Managing partner Allon Lefever outside the Hampton Inn & Suites in Woodstock with Oleksandra, a summer intern from the Ukraine. Among the 30 employees at the 92-room hotel in the summer is always one student intern from LCC International University in Lithuania. Lefever, former MBA program director, and business partners Gerald Horst and Carl Harman each have strong connections to Eastern Mennonite University. (Courtesy photo)

Royal Connections Business Spotlight: Trio invests in Hampton Inn Woodstock

The Royal Connections Business Spotlight is a monthly feature about businesses owned by EMU alumni featured in the university’s  interactive business directory.

Allon Lefever says “business is in my DNA.” He has ample proof to support this statement. The former director of EMU’s MBA program has helped to start 22 companies, taken six of those public on the NASDAC, and currently serves on 11 boards, including three in Harrisonburg. Summit Community Bank, Virginia Poultry Growers Co-operative, and ComSonics, Inc, an electronics manufacturing company, are all benefiting from his wide range of expertise acquired from more than 35 years in the business world.

Allon Lefever visits with former interns and LCC students Dan and Olga, from Moldova. A trip to Washington D.C. is always part of the internship experience. “They especially marvel at the Holocaust museum, as many of their grandparents lived through the Nazi regime and then 46 years of Soviet occupation. They carry with them many tragic stories,” he said.

This month’s Royal Connections business spotlight focuses on the Hampton Inn in Woodstock, Virginia, an LLC started nine years ago by Lefever and his partners Gerald Horst, class of ’72, of Lancaster, Pennsylvania, and Carl Harman, class of ’67, of Harrisonburg, Virginia. All three partners have strong EMU connections: Both Horst and Harman are former members of the EMU’s Board of Trustees, and their sons, Kyle Horst ‘02 and Hans Harman ‘02, earned business administration degrees from EMU. (Hans is also a current trustee.)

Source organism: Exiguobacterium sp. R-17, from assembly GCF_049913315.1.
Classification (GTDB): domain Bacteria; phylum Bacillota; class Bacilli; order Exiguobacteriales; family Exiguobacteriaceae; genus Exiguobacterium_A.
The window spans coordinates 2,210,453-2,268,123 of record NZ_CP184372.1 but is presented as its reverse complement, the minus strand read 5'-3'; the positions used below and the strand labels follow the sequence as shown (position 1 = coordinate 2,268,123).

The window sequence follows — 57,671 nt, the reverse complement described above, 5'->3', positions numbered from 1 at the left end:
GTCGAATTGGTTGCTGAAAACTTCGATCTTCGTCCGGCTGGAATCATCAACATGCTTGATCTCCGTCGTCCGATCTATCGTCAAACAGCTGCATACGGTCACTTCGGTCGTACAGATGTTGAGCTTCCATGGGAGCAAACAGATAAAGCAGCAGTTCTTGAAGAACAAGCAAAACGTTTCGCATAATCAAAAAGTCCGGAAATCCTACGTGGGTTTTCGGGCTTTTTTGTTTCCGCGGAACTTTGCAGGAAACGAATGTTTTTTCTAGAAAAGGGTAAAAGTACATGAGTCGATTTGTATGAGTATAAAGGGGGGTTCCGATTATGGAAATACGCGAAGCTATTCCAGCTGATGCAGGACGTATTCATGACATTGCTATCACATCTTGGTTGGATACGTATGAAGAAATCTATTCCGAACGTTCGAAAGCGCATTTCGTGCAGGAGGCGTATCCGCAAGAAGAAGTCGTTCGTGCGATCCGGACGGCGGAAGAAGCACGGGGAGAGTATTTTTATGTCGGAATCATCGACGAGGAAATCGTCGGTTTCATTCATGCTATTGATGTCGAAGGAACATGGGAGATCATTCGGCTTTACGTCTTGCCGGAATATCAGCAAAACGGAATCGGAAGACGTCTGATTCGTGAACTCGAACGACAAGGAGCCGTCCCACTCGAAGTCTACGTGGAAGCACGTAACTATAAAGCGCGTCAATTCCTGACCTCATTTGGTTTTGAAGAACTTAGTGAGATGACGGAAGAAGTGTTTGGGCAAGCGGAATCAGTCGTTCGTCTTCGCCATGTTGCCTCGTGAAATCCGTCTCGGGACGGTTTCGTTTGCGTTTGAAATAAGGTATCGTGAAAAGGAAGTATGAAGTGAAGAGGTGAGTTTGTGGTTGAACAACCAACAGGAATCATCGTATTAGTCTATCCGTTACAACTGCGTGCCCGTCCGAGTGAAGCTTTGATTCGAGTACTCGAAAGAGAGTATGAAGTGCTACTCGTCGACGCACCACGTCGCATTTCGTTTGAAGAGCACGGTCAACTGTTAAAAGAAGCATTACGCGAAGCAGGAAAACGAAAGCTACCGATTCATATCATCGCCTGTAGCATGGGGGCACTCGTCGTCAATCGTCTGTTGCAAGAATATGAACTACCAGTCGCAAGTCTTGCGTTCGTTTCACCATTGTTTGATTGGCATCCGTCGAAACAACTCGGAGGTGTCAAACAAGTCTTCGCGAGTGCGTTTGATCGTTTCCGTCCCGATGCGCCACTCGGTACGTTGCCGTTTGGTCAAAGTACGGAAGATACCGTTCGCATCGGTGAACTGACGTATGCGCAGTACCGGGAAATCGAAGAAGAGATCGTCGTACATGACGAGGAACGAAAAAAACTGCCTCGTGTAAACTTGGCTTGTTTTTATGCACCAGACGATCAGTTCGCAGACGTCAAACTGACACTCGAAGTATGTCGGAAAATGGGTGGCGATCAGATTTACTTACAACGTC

Lefever is managing partner at the Woodstock hotel, and shares the story of how he got involved in the hospitality industry below.

Among other mentoring that he seeks to provide, Lefever has hired EMU students to work as customer service representatives. Each summer, he also offers a three-month internship to a student from LCC International University in Lithuania. This is a “great experience for them, us and our guests,” he says, adding that interns gain professional experience, learn more about business ethics, and enjoy cultural exposure. (The connection with LLC comes from Lefever’s involvement as a former board chair and board member. LLC is also a host site for EMU’s Lithuania cross-cultural group).

To learn more about entrepreneurship in general and Lefever’s professional career, consider taking a look at his recent book, Launching the Entrepreneur Ship (FaithHappenings Publishing, 2017), a lively compendium using the metaphor of mariner as entrepreneur.

How did you become a business owner?

Prior to becoming director of the EMU MBA program in 2003, I had served as a senior executive in a couple of large family businesses, helped to found 22 companies, and taken six of those companies public on NASDAQ, including an internet company in 1999. Business is in my DNA!

One endeavor was a hotel company I helped start for High Industries, Inc., in Pennsylvania. In the process, I built eight hotels for them, four of which were Hamptons.

While serving as the MBA director, and liking the hospitality industry, I began to investigate if I could build a hotel nearby where I could oversee the operations. Two investors were interested in joining me, and we selected Woodstock as a location that did not have a Hampton Inn, and could support a Hampton. We bought three acres of land off Exit 283 on Interstate 81 and built the 92-room hotel.

What appeals to you about the hospitality industry?